(Tired), well spotted that it is a circle with straight line of negative gradient passing through it, unfortunately you can’t solve it geometrically, you could have done if the line had passed though 0 though as you could use the radius of the circle and two lots of pythag… but as you have realised, it doesn’t work as the line passes through 2 on the y axis.
P.S. (Gofaster stripes), the current maths GCSE is already no coursework and usually just final exams (modular system is now nearly phased out with the last exam series in March 2014)
P.P.S The current Maths GCSE works brilliantly, there is no need for Gove to interfere with it, it aint broke!
P.P.P.S (CHB) your program is giving a close approximate solution and the right answer is stoners. It probably plots the graphs and looks at where they cross, but doesn’t work on an infinitesimaly small substitution of point goes to the nearest ppoint/pixel or however the program works.. it’s out very slightly 😉Posted 4 years ago
Whoops. If I’d actually worked it out, I would have realised that it didn’t work and done it a different way.
In fact, I think I did a question very similar to that in mine where substitution didn’t work, so I had to do it by doing one equation minus the other equation. It all worked out in the end, though.Posted 4 years agochilled76Member
You can only use a subtraction method if both are linear and you’ve made a coefficient of x or y the same for both equations… substitution will always work if they cross… and if they don’t cross you can use the resulting quadratic equation to prove they don’t cross so have no solutions as a pair due to the resulting quadratics discriminent being <0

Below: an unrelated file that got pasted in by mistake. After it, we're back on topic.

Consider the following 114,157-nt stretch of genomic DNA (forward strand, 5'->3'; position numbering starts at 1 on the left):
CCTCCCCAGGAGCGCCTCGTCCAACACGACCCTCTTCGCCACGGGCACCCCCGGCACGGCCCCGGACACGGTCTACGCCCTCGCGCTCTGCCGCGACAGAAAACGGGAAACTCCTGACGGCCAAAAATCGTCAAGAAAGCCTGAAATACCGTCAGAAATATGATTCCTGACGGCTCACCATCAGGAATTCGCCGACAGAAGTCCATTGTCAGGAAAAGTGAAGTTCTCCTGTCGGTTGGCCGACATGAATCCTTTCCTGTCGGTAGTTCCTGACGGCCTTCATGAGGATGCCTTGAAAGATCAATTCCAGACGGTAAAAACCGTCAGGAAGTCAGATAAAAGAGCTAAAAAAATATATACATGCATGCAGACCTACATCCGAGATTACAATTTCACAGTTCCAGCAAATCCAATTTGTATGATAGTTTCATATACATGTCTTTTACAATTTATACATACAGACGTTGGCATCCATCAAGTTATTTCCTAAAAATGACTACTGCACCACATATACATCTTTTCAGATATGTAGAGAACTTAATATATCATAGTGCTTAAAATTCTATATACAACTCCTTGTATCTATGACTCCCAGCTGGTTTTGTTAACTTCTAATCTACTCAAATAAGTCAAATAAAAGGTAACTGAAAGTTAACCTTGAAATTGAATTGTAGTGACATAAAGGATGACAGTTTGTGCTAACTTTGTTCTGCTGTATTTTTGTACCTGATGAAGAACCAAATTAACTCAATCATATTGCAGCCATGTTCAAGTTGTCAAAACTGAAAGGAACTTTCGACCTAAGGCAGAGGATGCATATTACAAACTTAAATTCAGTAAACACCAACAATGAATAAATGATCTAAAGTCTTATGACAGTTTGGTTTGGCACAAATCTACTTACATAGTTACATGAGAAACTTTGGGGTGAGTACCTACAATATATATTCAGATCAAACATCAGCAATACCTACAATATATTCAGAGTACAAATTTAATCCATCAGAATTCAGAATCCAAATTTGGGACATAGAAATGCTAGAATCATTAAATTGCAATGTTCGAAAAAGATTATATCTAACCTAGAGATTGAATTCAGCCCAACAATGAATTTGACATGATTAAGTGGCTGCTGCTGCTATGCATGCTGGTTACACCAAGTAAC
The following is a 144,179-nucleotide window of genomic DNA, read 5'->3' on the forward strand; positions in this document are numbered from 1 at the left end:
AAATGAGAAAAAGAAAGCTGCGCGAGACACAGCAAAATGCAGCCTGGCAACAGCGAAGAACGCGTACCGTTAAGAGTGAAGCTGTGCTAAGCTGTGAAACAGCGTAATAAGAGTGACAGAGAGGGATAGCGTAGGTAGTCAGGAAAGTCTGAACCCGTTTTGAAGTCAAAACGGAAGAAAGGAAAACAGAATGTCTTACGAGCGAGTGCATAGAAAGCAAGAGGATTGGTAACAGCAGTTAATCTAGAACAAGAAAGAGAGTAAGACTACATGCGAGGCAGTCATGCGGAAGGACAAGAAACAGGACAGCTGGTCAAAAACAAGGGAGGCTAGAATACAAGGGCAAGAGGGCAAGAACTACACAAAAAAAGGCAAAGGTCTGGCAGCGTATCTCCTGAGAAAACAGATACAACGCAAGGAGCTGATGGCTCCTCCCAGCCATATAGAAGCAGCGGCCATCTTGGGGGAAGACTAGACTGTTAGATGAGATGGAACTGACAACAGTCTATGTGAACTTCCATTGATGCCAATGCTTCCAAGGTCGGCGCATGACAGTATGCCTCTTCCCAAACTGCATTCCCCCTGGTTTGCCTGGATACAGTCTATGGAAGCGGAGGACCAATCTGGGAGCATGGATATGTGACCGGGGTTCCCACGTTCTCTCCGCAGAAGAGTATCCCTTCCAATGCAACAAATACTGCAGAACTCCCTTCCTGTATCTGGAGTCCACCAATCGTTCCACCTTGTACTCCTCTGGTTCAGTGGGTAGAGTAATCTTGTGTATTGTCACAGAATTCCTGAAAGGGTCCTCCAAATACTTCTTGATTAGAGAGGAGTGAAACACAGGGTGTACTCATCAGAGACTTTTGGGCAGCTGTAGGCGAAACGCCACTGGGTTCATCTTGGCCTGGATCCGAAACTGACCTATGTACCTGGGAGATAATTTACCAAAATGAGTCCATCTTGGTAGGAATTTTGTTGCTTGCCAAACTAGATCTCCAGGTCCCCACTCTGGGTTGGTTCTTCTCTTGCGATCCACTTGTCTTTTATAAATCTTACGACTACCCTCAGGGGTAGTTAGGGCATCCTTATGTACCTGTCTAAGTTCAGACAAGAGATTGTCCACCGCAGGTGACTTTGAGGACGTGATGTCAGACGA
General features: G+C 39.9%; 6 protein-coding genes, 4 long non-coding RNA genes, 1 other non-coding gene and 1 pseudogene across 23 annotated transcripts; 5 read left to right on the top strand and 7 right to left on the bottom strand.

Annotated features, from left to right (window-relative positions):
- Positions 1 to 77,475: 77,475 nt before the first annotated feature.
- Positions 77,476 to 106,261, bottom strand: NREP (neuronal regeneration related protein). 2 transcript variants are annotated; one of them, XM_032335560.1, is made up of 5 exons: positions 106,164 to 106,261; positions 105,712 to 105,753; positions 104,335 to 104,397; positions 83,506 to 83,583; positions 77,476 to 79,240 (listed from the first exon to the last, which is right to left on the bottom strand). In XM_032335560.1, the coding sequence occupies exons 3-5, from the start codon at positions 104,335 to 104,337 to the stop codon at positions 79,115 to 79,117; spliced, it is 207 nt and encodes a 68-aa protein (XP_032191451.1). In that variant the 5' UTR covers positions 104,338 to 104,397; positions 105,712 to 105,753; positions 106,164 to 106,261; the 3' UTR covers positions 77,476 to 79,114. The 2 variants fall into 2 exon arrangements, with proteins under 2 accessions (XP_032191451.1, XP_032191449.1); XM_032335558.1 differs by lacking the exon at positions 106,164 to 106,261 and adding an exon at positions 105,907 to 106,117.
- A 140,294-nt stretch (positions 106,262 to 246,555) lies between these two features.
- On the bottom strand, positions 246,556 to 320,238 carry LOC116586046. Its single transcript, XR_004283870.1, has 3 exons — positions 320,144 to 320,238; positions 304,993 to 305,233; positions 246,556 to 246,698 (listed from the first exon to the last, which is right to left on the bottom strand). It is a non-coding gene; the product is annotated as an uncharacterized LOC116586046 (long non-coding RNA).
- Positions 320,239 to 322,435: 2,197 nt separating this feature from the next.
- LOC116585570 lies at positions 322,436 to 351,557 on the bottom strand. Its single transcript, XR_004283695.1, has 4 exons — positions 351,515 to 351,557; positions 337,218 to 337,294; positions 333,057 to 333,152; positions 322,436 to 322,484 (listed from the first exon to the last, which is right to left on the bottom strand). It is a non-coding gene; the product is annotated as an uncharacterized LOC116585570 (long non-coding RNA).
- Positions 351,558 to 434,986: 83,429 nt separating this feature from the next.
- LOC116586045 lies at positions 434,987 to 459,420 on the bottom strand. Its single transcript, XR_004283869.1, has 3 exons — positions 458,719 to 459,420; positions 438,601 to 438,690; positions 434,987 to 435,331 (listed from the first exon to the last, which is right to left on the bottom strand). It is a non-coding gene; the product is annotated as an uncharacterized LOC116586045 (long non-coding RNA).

If you want a more challenging one try one where you have a cubic equation an a quadratic equation that intersect at various locations.Posted 4 years agoteamhurtmoreMember
My son (16) confirmed that this was not an unusual question. Harder than O level maths in my (and Gove’s) day though. Good final question to sort out higher abilities though IMO, but hopefully the first substitution step was not the challenge. Solving the resulting equation may have been.Posted 4 years agoandytherocketeerSubscriber
(GCSE, AO Level, A Level & Further A Level Maths)
Interesting combination – GCSE and AO level. Did AO get scrapped and replaced with AS a bit later?Posted 4 years ago
Did O, AO (in last ever year of O levels), A Pure (in lower 6th), A Applied (in upper 6th) plus A Pure+Special paper (that was a bastard), which is also a non typical combination (I think most do maths then further maths?)
AO was an elective paper that was still around in ’93 (ish?)
We took GCSE a year early (4th form), then AO in the normal GCSE year, then A Level in Lower sixth and further maths in upper sixth.
I didnt take the Step or S papers as my university didnt require them for my offer. Just as well as they were brutal, and TBH my maths mojo had maxed out with “damping and forcing in differential equations” 😯 so I went over to applied maths where I could hide my ignorance better 😀Posted 4 years agoTiRedMember
Thought it was a pretty good question. Would have been nicer if it HAD factorised though. Spent the past week or two going over past higher papers with my 15yo in preparation. Maths is a bit like sport; once you’ve got the basics, it’s training. I also managed to get him to prove the Cosine and Sine rules and solve the quadratic – hint complete the square twice.
I have two B’s at O level maths 😳 (and a few other maths qualifications).Posted 4 years ago